Of course, we hit the pavement. Harlem, Washington Heights; stay out of the upper west side when you’re looking for a two-bedroom apartment with two bathrooms. Ever optimistic, we checked everywhere, called in brokers from all the neighborhoods we might want to live in.

We saw some great spaces, but none that was perfect: one bathroom and two bedrooms side by side. Was our privacy going out the windows?

We don’t know yet how this will end, and we’re still here, not a stick of furniture out of place. I’ve been culling my books—my first response to an upcoming move. Ann’s been worrying, wondering if, maybe, the universe is telling her it’s time to return to Austin, Texas, to her son who, with his girlfriend, is building a house.

What will become of the Flatmates in this new adventure?

Keep in touch.



“I’ll talk about it,” I said. “I’ll blog about it, every day.”

That was my intention. My father, at 93, was preparing to die, and I knew from the past that being present at the dying of a person you love means something in this world. When my husband died, and my beloved aunt years before him, I learned much about what it means to be a human being.

Don’t get me wrong. The sadness and the painfulness of loss are profound. This is not about that. This is about a window that opens in the room where a person is dying. A window that brings a different air from the other side. You have to be there. How could I not share that with you?

I didn’t talk. I didn’t blog. it was, after all, too intimate, too personal for social media. Only now, almost two months after my father died–I imagine he left through that window–am I able, perhaps, to tell what happened, and what I know now.

So far, I can tell you this: I felt honored to be present at my father’s dying, even as I felt helpless to make his life easier through all the days and nights and weeks of his leaving.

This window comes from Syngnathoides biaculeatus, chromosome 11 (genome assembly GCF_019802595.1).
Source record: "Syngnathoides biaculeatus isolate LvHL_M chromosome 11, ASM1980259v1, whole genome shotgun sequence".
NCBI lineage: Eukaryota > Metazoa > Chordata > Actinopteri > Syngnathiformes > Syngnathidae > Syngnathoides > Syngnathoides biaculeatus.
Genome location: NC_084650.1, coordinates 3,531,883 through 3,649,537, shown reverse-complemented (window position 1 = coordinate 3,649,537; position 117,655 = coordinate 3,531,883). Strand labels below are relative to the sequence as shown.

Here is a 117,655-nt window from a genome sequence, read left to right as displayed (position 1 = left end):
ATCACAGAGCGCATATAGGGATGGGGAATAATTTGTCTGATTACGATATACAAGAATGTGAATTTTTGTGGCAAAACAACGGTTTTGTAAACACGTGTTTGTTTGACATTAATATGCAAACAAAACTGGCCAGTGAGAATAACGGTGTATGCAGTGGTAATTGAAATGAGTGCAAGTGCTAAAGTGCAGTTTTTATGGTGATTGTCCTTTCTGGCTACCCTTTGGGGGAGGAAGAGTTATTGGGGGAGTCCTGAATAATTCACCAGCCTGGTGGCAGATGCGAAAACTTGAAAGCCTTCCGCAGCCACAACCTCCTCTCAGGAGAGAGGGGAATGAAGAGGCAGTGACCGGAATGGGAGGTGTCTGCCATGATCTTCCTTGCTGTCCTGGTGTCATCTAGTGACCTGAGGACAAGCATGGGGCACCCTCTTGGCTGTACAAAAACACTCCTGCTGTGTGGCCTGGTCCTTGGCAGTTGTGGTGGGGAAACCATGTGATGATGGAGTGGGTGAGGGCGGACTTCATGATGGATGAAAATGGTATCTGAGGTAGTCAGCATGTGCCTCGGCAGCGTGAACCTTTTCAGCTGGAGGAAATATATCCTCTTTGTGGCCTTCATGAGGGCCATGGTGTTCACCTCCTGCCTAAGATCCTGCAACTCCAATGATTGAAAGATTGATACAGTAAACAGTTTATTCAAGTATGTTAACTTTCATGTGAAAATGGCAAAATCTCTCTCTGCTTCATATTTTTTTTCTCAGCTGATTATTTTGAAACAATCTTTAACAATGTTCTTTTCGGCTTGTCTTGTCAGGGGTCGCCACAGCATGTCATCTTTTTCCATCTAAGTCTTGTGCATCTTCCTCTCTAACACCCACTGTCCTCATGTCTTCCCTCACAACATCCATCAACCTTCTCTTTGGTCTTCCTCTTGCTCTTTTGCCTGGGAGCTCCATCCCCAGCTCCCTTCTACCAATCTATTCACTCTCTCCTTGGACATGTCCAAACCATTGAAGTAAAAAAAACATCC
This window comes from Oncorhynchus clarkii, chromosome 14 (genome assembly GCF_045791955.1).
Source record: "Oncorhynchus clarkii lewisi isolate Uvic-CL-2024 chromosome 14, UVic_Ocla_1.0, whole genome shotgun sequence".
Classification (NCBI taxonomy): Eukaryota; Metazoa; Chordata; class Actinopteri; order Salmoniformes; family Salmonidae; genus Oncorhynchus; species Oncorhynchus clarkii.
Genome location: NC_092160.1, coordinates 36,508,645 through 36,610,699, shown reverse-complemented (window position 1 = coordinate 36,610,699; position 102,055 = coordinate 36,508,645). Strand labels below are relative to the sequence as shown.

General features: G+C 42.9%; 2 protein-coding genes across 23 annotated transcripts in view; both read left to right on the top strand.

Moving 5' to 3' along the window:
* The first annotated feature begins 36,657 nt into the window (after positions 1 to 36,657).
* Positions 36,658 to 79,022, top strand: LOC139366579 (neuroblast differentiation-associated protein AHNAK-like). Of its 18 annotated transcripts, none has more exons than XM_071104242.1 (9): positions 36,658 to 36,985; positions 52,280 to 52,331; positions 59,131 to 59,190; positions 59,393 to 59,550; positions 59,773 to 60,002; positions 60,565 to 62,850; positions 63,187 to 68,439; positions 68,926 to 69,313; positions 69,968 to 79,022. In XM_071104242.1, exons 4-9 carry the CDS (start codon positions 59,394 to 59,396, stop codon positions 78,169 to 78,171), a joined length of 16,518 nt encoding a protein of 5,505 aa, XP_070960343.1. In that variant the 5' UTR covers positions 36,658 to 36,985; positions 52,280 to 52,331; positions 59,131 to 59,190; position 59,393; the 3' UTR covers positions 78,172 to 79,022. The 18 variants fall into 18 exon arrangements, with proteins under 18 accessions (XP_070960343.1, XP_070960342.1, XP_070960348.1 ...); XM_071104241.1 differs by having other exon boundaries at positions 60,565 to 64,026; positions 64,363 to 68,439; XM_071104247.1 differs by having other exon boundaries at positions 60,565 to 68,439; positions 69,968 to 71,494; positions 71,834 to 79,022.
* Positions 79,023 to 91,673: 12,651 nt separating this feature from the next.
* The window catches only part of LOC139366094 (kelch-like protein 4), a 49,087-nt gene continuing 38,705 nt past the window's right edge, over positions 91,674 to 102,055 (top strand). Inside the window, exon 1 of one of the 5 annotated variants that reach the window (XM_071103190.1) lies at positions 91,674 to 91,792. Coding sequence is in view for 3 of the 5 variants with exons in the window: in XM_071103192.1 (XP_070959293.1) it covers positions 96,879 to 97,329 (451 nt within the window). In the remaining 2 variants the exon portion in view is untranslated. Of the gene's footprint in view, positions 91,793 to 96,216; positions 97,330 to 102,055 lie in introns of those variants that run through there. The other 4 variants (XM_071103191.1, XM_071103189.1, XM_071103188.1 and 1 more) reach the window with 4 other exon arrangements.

He helped me learn, though, as he had through our life together. I learned that we are safe in the Universe, that death is leaving here and going there, where there are others who also love you. They help you prepare to go. Don’t be fooled by endless speculations that death is anything other than that.

There’s more to tell, so much, much more. Maybe I’ll talk it soon.






I Think It May Be Spring …. Finger’s Crossed.

imagesWow, what a Winter we have had in the North East. Now, to be fair, NYC has it easy in comparison. The tall buildings block large build-ups of snow. But, navigating the sidewalks, the street corners (with all the snow that’s plowed built up there) … now that’s a challenge. In case you’ve never been here: We are on foot. Most of us who live here don’t have cars, so we’re taking buses and subways and walking. I LOVE that, in the Spring, Summer and Fall. But, in the Winter it’s a bit treacherous and scary, for me.

Dina’s more of a trooper than I am.  She’s a born and bred New Yorker who has lived with cold weather in various places all her life. I, on the other hand, spent more of my life in warm climates – Miami til I was 24 and then later, 20 years in Austin. Of course, there were those 12 years in Chicago (but I was younger) and now it’s been 9 years in NY.

It was great to be stuck in the apartment many a night with my flatmate. We cooked dinners together, watched old movies. When we needed time to work or pursue our own interests, we retreated to our own rooms. I can often remember times living alone where I got bored, even depressed in the Winter. That didn’t happen this year or even the last two, since we’ve been sharing our space.

I had some trips, pleasure- and work-related. I went to Austin in November to visit my son. It was still warm there. Then, I went to Syracuse, NY, Toronto and Pittsburgh. Each of those … well, do I need to explain? I’m ready for warmth.

With Spring coming, how about we all start thinking of what’s next? Are there some new projects you want to explore? Are there some new work opportunities? Is it time to start working out more or eating healthier? Is there a trip you want to take or a continent you want to explore? Spring is a time of blossoming and blooming.

As for me, I’m starting some new teleclasses for people that have been through cancer and now want to reinvent themselves. I’m also partnering with someone to run new weekend workshops on Identifying your Genius. Oh, and I’m volunteering more for the American Cancer Society’s Cancer Action Network. I love what I do and often have so many ideas that I can’t focus. However, new things always come my way.